A professor at Cambridge University is seeing her life's work in natural language and information processing reap a bouquet of awards from major computer science institutions this month. The Association for Computing Machinery (ACM) announced Wednesday that it has chosen Karen SpÃ¿rck Jones as the recipient of both the ACM/AAAI Allen Newell Award and the ACM-W Athena Lecturer Award. Only weeks ago, she was also honored with the prestigious Ada Lovelace Medal by the British Computer Society (BCS).
The bevy of awards honor a woman who has been a pioneer since the 1950s in the area of language and information retrieval, particularly in techniques that enable people to interact with computers using ordinary words instead of equations or codes, a key breakthrough that has been instrumental to the development of modern search engines. Since 1990, her work has focused on speech applications, database querying, user and agent modeling, summarizing, and information and language system evaluation.
SpÃ¿rck Jones will receive her ACM awards during presentation ceremonies this June and July. The Newell Award, bestowed each year in conjunction with the Association for the Advancement of Artificial Intelligence, recognizes those whose careers have demonstrated "breadth within computer science." The Athena Award, presented by the ACM Committee on Women in Computing, recognizes women who have made "fundamental contributions to computer science."
The BCS's Lovelace Medal honors "individuals who have made a contribution which is of major significance in the advancement of information systems."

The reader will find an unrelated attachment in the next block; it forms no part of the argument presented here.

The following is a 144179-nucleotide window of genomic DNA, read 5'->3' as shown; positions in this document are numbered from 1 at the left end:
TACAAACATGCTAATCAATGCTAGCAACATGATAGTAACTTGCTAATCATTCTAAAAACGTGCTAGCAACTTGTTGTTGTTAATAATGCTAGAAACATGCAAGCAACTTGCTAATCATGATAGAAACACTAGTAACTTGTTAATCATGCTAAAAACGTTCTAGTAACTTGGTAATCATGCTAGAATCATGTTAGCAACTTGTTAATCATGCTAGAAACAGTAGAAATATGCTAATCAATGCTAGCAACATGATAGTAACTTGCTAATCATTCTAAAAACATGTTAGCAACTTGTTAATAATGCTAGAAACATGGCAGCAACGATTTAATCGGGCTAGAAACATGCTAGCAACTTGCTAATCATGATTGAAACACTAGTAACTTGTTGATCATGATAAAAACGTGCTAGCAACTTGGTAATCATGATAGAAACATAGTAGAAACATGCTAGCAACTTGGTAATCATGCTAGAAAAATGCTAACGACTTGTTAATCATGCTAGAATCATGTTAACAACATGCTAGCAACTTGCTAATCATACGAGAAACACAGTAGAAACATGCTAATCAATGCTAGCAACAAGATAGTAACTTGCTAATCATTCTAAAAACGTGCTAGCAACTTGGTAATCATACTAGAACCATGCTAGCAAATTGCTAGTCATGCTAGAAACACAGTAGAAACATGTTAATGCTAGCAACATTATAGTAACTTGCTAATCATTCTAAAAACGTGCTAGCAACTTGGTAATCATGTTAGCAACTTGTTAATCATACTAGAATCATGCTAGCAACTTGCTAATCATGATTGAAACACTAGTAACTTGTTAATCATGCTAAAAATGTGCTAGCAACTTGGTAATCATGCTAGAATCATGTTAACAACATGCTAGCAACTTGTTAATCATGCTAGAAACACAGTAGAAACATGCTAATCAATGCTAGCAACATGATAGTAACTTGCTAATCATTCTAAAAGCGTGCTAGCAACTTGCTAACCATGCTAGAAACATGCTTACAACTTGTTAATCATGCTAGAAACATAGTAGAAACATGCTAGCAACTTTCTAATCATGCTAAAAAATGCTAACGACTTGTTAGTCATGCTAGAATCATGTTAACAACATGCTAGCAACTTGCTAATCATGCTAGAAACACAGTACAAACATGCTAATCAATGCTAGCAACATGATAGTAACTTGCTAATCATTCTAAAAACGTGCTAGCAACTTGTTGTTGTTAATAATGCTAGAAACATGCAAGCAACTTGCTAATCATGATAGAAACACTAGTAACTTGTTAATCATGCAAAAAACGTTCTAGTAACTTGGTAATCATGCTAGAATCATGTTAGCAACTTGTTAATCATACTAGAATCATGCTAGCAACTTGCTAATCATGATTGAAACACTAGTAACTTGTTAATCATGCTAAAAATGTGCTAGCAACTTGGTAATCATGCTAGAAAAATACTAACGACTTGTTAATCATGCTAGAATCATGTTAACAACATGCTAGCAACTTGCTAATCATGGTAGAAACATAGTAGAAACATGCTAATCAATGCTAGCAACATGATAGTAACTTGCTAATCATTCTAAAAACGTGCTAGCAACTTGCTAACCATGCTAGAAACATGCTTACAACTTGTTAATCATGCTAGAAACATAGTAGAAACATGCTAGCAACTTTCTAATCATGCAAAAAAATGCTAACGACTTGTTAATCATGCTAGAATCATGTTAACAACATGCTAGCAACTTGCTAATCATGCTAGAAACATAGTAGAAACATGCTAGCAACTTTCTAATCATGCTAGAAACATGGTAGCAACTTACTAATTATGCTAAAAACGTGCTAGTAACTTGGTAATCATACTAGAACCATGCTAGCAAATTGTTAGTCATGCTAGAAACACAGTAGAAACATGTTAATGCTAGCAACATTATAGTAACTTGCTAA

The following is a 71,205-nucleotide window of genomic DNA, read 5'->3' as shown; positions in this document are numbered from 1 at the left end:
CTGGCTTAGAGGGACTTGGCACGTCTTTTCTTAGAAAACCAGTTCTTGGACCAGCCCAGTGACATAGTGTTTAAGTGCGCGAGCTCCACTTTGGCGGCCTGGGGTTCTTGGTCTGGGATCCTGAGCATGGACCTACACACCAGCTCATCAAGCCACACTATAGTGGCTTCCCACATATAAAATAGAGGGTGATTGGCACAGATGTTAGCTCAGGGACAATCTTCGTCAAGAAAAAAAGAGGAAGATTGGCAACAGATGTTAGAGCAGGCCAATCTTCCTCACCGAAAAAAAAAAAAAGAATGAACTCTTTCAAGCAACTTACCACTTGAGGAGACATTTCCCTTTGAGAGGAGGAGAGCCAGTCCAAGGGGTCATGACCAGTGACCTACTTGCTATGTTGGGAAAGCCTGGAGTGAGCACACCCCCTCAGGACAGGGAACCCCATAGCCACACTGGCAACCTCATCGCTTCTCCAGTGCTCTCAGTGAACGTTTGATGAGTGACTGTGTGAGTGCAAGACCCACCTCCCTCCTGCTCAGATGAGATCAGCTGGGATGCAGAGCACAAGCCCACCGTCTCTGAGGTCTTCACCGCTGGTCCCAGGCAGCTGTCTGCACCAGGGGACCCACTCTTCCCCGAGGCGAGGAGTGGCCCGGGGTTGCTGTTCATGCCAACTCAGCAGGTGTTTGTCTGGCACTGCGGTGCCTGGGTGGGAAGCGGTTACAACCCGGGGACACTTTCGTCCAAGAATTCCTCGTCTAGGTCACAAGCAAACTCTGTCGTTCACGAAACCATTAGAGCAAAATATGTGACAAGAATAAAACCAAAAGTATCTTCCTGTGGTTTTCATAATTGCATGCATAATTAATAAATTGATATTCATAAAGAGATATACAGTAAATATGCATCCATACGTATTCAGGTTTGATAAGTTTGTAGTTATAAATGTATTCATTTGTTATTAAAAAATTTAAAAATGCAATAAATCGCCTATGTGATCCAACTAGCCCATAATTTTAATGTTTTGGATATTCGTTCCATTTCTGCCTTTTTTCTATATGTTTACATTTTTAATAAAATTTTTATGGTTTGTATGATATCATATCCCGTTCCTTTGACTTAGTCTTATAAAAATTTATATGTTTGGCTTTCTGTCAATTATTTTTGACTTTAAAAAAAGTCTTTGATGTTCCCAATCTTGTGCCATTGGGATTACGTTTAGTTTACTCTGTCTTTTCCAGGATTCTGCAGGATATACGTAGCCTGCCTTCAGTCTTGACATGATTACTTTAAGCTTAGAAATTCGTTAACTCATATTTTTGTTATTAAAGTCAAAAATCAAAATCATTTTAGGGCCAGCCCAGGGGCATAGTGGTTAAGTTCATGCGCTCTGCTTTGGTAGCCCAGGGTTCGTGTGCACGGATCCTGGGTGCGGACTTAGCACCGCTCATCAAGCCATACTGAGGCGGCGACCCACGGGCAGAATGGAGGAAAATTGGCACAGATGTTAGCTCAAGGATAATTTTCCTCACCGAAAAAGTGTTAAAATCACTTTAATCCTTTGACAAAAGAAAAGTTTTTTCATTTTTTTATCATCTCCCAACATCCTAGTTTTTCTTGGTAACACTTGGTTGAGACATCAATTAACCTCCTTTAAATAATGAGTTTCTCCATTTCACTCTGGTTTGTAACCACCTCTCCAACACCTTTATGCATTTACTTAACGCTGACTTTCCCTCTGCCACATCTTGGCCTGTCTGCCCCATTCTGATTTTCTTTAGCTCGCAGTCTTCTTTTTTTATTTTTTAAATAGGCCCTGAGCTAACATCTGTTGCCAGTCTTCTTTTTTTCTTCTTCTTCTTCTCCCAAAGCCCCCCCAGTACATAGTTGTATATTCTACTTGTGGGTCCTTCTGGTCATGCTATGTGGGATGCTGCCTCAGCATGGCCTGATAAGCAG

SpÃ¿rck Jones's career began with a doctoral thesis that introduced the idea that word classes could be derived by clustering words based on their frequency and patterns, a technique known as lexical co-occurrence. She was among the early innovators to employ document collections to automatically evaluate information retrieval systems. According to the ACM, she subsequently discovered the efficacy of term weighting, a statistical measure used to evaluate how important a word is in a collection, and thus the word's significance for an individual document. Search engines today use this process, known as inverse document frequency, to help score and rank a document's relevance for a user's query.
A Fellow of the British Academy, SpÃ¿rck Jones has also been honored with, among other tributes, the Lifetime Achievement Award from the Association of Computer Linguistics (2004), the Grace Hopper Lecture (2002) from the University of Pennsylvania, and the ACM-SIGIR Gerard Salton Award (1988). She is the author of numerous research papers and nine books in the area of natural language and information retrieval.